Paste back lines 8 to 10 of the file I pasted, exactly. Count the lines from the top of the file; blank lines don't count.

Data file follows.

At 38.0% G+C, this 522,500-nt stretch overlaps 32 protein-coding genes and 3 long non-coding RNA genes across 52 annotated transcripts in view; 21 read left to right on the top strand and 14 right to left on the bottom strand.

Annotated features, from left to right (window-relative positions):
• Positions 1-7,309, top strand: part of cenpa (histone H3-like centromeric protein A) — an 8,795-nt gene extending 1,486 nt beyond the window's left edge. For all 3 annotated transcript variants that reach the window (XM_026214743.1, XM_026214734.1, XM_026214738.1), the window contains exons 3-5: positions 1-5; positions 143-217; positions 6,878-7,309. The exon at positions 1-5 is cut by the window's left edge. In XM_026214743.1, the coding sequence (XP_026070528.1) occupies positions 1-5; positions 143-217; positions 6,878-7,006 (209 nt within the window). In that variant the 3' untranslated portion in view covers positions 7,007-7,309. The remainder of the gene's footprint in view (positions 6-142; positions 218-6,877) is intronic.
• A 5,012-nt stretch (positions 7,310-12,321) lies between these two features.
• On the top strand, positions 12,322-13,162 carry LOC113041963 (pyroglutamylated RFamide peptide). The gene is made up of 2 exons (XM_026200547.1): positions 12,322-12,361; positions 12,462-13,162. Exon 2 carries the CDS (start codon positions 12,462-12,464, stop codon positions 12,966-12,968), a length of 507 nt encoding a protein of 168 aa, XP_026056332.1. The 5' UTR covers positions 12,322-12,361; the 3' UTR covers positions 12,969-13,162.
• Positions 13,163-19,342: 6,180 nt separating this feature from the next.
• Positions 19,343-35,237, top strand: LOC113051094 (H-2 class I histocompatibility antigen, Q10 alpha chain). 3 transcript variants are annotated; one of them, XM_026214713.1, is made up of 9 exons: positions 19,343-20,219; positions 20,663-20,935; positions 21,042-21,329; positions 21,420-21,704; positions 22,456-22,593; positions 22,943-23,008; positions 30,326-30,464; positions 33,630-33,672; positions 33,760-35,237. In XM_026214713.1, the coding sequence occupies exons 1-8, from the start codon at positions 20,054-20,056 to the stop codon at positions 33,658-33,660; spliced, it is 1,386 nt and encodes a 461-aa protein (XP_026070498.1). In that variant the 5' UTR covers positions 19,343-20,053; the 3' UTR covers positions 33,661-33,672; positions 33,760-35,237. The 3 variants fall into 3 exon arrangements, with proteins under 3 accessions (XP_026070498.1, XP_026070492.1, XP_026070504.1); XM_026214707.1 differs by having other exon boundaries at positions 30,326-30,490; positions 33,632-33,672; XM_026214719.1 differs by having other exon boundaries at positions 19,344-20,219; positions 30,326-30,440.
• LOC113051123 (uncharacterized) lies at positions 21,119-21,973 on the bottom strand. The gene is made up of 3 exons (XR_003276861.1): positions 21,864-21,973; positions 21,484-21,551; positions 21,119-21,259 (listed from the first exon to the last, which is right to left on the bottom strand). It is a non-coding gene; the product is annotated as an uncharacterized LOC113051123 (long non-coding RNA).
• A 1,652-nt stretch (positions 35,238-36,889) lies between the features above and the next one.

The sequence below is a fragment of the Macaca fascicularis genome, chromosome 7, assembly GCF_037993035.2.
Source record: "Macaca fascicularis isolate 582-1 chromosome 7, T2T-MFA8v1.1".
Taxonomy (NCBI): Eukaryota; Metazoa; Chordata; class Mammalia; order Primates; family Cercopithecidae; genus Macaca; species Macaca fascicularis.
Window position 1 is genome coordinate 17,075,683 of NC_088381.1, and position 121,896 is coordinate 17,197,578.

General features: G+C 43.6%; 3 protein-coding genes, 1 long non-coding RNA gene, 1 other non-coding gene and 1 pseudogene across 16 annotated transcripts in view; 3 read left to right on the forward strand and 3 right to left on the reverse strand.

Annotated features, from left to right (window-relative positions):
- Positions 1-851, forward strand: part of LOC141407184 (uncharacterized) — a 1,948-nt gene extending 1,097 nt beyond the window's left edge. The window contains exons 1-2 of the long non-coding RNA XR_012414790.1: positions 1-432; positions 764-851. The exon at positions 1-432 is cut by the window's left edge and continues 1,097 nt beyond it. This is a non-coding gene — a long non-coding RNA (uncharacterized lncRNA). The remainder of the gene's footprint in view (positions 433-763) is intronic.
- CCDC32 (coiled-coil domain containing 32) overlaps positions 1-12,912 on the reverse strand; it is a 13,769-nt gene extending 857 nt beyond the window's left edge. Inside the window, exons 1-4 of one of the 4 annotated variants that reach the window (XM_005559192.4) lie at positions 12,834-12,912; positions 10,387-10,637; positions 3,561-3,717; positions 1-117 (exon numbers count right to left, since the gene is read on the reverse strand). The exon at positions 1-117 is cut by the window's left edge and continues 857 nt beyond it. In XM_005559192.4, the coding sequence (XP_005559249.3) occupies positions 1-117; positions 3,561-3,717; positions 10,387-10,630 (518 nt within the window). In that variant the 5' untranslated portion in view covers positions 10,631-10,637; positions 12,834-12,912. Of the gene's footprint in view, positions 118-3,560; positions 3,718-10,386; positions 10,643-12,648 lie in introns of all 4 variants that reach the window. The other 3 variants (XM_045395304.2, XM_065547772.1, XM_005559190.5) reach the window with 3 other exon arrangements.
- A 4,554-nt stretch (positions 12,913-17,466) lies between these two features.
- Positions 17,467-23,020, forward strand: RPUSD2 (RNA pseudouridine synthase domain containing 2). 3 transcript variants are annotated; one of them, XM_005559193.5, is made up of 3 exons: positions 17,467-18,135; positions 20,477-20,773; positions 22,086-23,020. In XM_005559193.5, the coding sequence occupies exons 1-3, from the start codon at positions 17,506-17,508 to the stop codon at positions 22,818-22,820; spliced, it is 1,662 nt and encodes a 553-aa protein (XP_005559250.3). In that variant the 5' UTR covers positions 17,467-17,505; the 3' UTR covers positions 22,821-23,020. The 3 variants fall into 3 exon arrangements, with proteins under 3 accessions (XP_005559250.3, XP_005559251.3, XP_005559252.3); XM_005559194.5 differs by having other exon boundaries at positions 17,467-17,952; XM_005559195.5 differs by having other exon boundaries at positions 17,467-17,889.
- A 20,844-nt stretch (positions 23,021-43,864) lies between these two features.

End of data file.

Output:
• LOC113051123 (uncharacterized) lies at positions 21,119-21,973 on the bottom strand. The gene is made up of 3 exons (XR_003276861.1): positions 21,864-21,973; positions 21,484-21,551; positions 21,119-21,259 (listed from the first exon to the last, which is right to left on the bottom strand). It is a non-coding gene; the product is annotated as an uncharacterized LOC113051123 (long non-coding RNA).
• A 1,652-nt stretch (positions 35,238-36,889) lies between the features above and the next one.

The sequence below is a fragment of the Macaca fascicularis genome, chromosome 7, assembly GCF_037993035.2.